Connor Smith Returns from Injury; Elbaba Feature; Osuigwe Reaches Banana Bowl Final; Texas Tech Ousts Vanderbilt at Women's Team Indoor
©Colette Lewis 2017--
I spent the day at the opening round of qualifying of the $15,000 Orlando Futures, being played at the USTA's new National Campus.
With a full 128 draw, there was no shortage of matches to watch, and I admit I wasn't familiar with the majority of competitors. Many mismatches resulted, including 50-year-old wild card Anthony Fortunati's 6-1, 6-0 loss to 15-year-old Govind Nanda or Mexico's Rodrigo Reyna's 6-0, 6-0 loss to Michael Zhu.
Some lopsided scores could be attributed to bad draws. Certainly drawing No. 2 seed Miomir Kecmanovic of Serbia, the ITF's No. 1 junior, was bad luck for Jack Vance. Although the two teens played some entertaining points and a couple of close games, the 17-year-old Kecmanovic, who has already won a Futures title this year on Florida clay, came away with a 6-1, 6-1 victory.
Former St. John's standout Vaidik Munshaw of India also wasn't favored by the draw gods, finding himself facing top seed Connor Smith, whose ATP ranking has been as high as 200. Smith was hardly in top form, however, as the former Ohio State Buckeye was recovering from a broken shoulder he sustained last November in a Futures in El Salvador.
"I ran into a net post, hit something and went shoulder first into the net post," said the 26-year-old from Tampa. "After that I was going to play the Columbus Challenger. I was lucky, I didn't have to have surgery, but I fractured something, tore something, and was out for a while."
Smith, who trains at Saddlebrook, wasn't planning to play singles in his first tournament of the year.
"I was just going to play doubles, but then I decided at the last minute that I'll go sign in for Qs," Smith said. "I literally got in the car yesterday, and said, yeah, I'll do it. David [ITF supervisor Littlefield] gave me a wild card, or I wouldn't have gotten in, because there were so many people here."
Against Munshaw, who was known for his doubles play while at St. Johns, Smith got a workout despite the 6-3, 6-0 score.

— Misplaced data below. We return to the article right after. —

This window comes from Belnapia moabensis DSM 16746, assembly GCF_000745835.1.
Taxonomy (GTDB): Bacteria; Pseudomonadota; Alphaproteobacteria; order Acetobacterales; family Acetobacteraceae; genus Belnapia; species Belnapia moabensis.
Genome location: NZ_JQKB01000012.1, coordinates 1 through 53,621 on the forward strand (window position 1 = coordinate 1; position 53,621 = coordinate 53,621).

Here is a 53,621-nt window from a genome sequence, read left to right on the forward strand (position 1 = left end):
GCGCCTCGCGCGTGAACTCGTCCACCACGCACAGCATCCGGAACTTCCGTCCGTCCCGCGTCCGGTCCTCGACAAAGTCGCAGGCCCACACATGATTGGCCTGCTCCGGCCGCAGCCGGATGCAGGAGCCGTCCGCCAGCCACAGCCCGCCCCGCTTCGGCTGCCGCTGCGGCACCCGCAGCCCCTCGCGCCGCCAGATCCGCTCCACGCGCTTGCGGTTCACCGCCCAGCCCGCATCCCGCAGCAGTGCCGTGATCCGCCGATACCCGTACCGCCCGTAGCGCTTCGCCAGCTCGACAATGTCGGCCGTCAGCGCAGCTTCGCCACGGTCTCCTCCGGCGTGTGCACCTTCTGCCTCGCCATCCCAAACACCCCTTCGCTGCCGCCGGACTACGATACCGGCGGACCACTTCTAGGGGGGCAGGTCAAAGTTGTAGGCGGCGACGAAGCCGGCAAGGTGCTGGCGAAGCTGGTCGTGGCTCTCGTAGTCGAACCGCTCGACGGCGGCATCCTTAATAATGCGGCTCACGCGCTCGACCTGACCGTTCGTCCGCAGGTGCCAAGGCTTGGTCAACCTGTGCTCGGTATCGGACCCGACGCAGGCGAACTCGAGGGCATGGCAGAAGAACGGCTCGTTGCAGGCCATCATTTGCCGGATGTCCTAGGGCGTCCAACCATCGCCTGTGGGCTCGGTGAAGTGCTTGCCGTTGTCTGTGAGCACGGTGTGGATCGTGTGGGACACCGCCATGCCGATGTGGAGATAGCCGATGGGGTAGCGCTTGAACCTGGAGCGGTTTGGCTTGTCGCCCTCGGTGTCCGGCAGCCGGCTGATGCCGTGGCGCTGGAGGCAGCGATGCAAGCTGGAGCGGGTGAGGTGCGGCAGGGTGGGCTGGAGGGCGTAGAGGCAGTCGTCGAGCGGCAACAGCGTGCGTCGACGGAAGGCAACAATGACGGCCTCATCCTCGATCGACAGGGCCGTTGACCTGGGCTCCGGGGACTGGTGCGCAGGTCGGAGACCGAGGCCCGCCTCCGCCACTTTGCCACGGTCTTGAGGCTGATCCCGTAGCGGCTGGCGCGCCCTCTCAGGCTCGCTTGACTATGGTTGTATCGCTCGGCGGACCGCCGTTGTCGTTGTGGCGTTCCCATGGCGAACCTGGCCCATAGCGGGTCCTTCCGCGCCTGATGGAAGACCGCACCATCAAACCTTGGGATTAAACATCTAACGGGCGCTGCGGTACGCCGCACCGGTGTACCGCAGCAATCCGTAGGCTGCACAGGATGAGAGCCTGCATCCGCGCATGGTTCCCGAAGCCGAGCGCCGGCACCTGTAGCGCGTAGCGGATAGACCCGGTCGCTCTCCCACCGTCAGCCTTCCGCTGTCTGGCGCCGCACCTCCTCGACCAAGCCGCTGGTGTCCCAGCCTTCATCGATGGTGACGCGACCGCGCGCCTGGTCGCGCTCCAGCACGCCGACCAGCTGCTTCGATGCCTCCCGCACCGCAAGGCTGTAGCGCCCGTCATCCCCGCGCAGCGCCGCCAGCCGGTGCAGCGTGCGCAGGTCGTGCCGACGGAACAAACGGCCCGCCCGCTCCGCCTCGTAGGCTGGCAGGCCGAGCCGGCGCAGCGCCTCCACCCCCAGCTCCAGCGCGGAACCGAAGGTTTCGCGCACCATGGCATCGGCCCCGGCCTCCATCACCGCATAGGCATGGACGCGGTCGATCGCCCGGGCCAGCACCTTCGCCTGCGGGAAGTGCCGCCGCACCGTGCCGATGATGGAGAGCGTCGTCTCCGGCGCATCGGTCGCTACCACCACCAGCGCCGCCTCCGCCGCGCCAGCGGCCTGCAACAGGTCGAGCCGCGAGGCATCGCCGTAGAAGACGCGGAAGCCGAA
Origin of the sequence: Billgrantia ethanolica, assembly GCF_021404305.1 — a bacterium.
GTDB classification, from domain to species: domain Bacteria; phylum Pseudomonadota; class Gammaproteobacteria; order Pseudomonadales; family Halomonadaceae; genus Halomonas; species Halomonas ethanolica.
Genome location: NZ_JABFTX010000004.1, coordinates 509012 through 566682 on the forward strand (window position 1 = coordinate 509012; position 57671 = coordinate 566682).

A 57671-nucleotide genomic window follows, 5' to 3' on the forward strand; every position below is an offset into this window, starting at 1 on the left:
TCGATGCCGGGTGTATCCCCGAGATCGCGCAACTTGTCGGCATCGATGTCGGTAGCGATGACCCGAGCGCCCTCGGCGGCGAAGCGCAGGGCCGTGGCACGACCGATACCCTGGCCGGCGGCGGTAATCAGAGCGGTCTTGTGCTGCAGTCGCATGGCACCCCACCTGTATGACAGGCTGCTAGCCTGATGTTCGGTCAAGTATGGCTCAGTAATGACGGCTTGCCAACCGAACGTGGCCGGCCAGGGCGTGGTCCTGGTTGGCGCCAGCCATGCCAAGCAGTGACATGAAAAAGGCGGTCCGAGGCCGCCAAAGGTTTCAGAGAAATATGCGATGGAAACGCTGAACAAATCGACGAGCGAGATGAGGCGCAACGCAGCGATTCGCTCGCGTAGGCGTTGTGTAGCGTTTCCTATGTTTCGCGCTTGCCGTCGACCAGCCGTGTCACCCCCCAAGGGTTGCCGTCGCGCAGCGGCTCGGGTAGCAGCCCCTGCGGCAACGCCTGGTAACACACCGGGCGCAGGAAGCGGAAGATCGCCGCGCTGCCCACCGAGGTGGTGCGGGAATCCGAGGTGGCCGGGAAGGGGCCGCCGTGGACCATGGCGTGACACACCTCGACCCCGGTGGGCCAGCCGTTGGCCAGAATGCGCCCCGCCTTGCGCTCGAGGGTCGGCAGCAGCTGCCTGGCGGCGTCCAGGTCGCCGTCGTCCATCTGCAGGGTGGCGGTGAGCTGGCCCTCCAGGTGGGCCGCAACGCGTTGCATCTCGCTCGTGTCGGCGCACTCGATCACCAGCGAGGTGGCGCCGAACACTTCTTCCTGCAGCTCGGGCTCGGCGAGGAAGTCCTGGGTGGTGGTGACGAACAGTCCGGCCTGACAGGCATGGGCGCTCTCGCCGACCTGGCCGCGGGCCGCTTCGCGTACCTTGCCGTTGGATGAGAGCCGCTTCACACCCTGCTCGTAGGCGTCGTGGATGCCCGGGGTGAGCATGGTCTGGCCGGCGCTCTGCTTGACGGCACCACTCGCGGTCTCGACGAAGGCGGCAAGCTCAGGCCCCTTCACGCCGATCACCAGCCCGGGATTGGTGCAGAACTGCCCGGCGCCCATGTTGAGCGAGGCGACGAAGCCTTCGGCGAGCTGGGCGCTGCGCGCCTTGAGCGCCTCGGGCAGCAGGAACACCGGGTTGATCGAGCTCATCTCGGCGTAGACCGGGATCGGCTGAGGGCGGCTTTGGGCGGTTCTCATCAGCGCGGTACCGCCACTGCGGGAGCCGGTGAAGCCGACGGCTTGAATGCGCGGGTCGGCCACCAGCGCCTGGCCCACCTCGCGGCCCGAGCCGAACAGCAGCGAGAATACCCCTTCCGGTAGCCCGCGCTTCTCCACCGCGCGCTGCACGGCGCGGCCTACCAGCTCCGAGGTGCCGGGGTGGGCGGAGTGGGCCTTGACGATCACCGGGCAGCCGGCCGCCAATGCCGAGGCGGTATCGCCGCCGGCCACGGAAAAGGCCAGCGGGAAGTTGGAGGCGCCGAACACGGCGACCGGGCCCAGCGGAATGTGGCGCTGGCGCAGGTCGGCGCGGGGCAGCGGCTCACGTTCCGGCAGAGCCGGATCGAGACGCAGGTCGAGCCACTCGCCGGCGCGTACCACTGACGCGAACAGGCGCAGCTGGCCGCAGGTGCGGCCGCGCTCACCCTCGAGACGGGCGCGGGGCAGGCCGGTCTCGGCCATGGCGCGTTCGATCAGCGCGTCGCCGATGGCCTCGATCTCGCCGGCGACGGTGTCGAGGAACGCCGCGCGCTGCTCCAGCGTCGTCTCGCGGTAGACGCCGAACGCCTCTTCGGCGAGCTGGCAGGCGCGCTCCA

"He was having fun, hitting a lot of drop shots," said Smith, who, despite his layoff, was in better shape than his opponent. "I wasn't having too much fun chasing them. It was good exercise. I was actually nervous, because I didn't know if I was going to get in, and then I had to wait until [sign in] closed, and I was like, do I really want to do this?"
One of Smith's motives for making the short drive east was to see the USTA's new National Campus.
"I kind of wanted to check out this place," said Smith. "It's crazy. It's super impressive. It kind of fits in for Orlando, because there's amusement parks everywhere and it's like the tennis amusement park."
Smith was one of several players I spoke to who were wide-eyed at the facility's scope and quality. The only negative mentioned was the near constant air traffic overhead, with plane after plane, landing gear down, making its final approach to the Orlando airport. Often there were three or four planes within a 10-minute span and never a gap of more than nine minutes. But the many positives include water dispensers, phone charging stations and rest rooms all easily accessible to the courts, along with a grill, an observation deck with seating and the Tennis Channel on TV, plus courtside seating on nearly every court. On a sunny 70-degree day, the place sparkled.
"It has a new flavor to it, that new car smell," Smith said.
When I was in Midland for the Dow Tennis Classic, I had the opportunity to chat with former University of Virginia All-American Julia Elbaba about her first few months on the pro tour. We talked about how college helped her mature, what stroke she improved the most in college and how she is trying to keep from obsessing about her tennis now that she no longer has the balance provided by academic requirements. One way she is processing all her new experiences is through her blog, which can be found here. My interview with Elbaba is available at the Tennis Recruiting Network.
Fourteen-year-old Whitney Osuigwe aims for her second consecutive Grade 1 title Saturday at the Banana Bowl in Brazil. Osuigwe, the No. 11 seed, defeated No. 12 seed Hailey Baptiste 6-3, 3-6, 6-3 and will face top seed Emily Appleton of Great Britain in the final. Appleton ended the run of unseeded Victoria Flores, defeating Flores 1-6 7-6(2), 6-4.
Baptiste and Osuigwe, the No. 5 seeds, will take on unseeded Vanessa Ong and Elysia Bolton in the all-USA girls doubles final.
No. 6 seed Gianni Ross lost in the semifinals to unseeded Thiago Seyboth Wild 4-6, 7-6(4), 6-2. Seyboth Wild's opponent will be No. 9 seed Marco Miladinovic of Serbia.
The boys doubles final is also an all-American affair. Ross and Danny Thomas, the No. 2 seeds, will play unseeded Alexandre Rotsaert and Sangeet Sridhar.
The first day of the ITA Women's Team Indoor saw seven of the eight seeds advance to the quarterfinals. No. 8 Vanderbilt's 4-2 loss to Texas Tech was the only match that did not go according to seeding.
Round of 16
Florida def. Michigan 4-1
Texas Tech def. Vanderbilt 4-2
Pepperdine def. Texas A&M 4-2
Georgia def. Duke 4-1
Ohio State def. Auburn 4-1
Oklahoma State def. Ole Miss 4-0
Cal def, Georgia Tech 4-0
North Carolina def. Yale 4-0.
See the ITA tournament page for more on today's action.